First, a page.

Ancient “Woolworths” sites follow a precise geometrical pattern, according to Matt Parker of the School of Mathematical Sciences at Queen Mary, University of London, who analyzed the locations of the 800 UK Woolworths stores and ignored the vast majority to allow the patterns to emerge. He explains that the study is based on the work of Tom Brooks (a retired marketing executive of Honiton, Devon) who found similar patterns in prehistoric monuments across the UK.
Brooks looked at 1500 sites and found that some of them follow geometric patterns and he concluded that they must have been part of a sophisticated navigational system. This was reported in the UK national press on 5 January 2010, with the [renowned scientific journal] the Daily Mail reporting that the patterns were so ‘sophisticated and accurate’ that Brooks ‘does not rule out extraterrestrial help.’
Parker applied the same technique to another ancient and mysterious civilization: that of the Woolworths hunter-gatherer tribe.
“We know so little about the ancient Woolworth stores, but we do still know their locations,” explains Parker, “so I thought that if we analyzed the sites we could learn more about what life was like in 2008 and how these people went about buying cheap kitchen accessories and discount CDs.”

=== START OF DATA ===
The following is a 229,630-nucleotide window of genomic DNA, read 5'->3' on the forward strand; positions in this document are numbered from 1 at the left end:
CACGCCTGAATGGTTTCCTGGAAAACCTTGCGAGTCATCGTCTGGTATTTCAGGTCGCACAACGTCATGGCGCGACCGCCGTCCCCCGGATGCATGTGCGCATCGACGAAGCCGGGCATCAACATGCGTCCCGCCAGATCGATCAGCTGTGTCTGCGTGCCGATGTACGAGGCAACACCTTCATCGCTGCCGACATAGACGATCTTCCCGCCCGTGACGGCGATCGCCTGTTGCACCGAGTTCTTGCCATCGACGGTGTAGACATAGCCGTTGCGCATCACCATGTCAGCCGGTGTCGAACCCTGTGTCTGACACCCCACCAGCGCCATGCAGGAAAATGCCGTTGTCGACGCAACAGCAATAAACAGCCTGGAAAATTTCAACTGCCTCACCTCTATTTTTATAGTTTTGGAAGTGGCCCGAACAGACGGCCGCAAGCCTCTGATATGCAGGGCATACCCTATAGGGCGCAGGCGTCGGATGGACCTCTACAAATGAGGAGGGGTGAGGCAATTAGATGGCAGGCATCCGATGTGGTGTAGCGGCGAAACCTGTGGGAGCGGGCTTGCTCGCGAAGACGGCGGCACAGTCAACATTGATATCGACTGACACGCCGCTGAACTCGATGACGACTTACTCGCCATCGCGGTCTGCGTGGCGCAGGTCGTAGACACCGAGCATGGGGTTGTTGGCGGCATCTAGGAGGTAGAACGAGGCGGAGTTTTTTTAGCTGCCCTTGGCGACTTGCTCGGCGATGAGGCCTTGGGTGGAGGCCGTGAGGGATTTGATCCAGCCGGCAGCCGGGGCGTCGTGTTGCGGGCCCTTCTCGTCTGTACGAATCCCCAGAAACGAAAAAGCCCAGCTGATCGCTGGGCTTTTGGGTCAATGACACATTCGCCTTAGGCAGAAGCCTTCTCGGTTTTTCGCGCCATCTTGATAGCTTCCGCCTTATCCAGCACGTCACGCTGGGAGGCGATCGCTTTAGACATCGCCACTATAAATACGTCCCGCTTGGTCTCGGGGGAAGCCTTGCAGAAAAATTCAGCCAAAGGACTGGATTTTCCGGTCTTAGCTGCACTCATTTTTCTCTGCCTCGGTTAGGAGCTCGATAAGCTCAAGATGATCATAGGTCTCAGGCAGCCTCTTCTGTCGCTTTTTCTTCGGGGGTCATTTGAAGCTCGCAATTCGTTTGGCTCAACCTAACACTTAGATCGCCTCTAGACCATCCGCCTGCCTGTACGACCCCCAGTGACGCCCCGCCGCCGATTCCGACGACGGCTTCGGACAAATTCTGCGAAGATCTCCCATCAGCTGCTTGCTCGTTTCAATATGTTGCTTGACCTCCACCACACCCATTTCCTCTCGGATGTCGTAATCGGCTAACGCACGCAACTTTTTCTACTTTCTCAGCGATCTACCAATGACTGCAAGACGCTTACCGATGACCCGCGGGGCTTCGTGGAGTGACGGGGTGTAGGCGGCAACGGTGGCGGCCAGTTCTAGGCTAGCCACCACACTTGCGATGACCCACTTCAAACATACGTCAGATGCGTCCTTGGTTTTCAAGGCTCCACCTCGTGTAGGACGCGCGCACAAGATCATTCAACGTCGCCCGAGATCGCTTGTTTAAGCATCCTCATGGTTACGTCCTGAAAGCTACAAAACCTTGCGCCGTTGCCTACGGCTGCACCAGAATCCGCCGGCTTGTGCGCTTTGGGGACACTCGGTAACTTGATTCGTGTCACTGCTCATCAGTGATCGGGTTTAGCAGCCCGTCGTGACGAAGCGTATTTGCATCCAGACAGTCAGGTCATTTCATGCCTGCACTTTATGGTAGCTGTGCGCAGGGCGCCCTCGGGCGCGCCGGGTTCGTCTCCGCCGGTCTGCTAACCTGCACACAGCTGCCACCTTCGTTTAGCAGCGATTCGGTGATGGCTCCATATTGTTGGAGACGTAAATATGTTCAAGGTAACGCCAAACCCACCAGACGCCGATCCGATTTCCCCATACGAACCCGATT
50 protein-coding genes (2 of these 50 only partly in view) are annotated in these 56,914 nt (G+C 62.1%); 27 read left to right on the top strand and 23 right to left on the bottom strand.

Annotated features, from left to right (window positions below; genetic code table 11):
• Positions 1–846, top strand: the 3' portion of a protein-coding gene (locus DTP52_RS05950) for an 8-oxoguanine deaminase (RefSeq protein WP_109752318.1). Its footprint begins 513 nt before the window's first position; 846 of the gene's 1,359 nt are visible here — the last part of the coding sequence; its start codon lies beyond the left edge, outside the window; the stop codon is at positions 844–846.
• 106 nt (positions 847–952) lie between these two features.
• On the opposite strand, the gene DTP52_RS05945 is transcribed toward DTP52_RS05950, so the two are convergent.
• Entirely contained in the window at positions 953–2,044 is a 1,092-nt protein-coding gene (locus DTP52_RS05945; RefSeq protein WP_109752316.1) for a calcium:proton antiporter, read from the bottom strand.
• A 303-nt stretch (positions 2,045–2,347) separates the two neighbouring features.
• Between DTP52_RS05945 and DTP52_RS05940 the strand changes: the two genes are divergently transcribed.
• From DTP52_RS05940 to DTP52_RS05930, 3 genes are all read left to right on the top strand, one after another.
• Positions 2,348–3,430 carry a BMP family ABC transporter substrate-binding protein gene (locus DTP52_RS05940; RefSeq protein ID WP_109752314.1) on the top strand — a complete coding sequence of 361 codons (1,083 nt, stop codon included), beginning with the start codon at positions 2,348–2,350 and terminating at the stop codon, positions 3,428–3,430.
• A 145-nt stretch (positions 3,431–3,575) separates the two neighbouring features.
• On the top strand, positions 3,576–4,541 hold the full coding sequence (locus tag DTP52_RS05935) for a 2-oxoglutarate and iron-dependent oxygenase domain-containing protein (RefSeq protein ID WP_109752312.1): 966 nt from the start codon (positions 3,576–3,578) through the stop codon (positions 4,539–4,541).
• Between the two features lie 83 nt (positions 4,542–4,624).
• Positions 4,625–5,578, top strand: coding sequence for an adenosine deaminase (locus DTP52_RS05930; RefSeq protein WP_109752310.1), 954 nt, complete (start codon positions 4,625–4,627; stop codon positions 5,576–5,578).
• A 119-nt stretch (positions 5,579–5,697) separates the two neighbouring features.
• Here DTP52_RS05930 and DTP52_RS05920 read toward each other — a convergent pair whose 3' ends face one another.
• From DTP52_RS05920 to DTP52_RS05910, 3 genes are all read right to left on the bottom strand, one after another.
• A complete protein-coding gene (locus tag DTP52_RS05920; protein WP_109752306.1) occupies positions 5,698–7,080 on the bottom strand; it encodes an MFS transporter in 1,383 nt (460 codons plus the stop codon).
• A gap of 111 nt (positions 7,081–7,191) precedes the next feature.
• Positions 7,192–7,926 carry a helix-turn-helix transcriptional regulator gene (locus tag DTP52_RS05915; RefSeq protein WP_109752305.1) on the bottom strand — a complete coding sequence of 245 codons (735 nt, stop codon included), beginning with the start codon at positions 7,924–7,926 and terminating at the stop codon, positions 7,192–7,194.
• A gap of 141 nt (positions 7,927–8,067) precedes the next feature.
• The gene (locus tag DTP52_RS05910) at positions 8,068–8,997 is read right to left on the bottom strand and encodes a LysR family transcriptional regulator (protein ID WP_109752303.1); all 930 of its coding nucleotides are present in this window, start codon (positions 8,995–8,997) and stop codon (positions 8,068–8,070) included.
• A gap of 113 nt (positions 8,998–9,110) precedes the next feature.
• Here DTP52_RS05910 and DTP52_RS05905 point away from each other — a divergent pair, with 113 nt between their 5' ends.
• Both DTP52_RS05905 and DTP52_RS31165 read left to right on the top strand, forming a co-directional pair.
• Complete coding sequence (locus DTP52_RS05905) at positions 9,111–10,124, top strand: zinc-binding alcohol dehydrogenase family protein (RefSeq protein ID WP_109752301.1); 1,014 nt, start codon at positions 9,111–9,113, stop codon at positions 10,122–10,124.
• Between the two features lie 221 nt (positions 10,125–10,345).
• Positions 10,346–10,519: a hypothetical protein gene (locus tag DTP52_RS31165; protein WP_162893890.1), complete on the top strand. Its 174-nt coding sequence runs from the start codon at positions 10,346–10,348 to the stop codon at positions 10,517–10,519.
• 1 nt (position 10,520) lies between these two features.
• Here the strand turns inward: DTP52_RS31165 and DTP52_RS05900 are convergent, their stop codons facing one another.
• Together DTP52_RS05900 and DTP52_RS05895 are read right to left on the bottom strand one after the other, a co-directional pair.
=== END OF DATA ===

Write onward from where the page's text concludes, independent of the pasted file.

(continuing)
The results revealed an exact and precise geometric placement of the Woolworths locations. Three stores around Birmingham formed an exact equilateral triangle (Wolverhampton, Lichfield and Birmingham stores) and if the base of the triangle is extended, it forms a 173.8 mile line linking the Conwy and Luton stores. Despite the 173.8 mile distance involved, the Conway Woolworths store is only 40 feet off the exact line and the Luton site is within 30 feet. All four stores align with an accuracy of 0.05%.
The bisector of this same triangle then passes through the Monmouth, West Bromwich and Alfreton store locations with an accuracy of 0.5%. There are also grids of isosceles triangles – those with two sides of equal length – on each side of the Birmingham Woolworths Triangle. One such isosceles triangle made with Stafford only has an error of 3% and it points directly at the Northwich Woolworths store that is itself only 0.6% off being exactly isosceles.
Parker concludes that “these incredibly precise geometric patterns mean that the people who founded the Woolworths Empire must have used these store locations as a form of ‘landmark satnav’ to help hunters find their nearest source of cheap sweets that can be purchased in whatever mix they chose to pick. Well, that or the fact that in any sufficiently large set of random data it is possible to find meaningless patterns of any required accuracy.”
Parker’s patterns were found among the 800 random ex-Woolworth locations by simply skipping over the vast majority of the sites and only choosing the few that happen to line-up. Parker confesses an envy of Brooks who with 1500 locations, had almost twice as much data from which to pull meaningless patterns. In the Daily Mail write-up, Mike Pitts, editor of British Archaeology, essentially concurs with Parker’s conclusion: “The landscape of southern Britain was intensively settled and there are many earth works and archaeological finds. It is very easy to find patterns in the landscape, but it doesn’t mean that they are real.”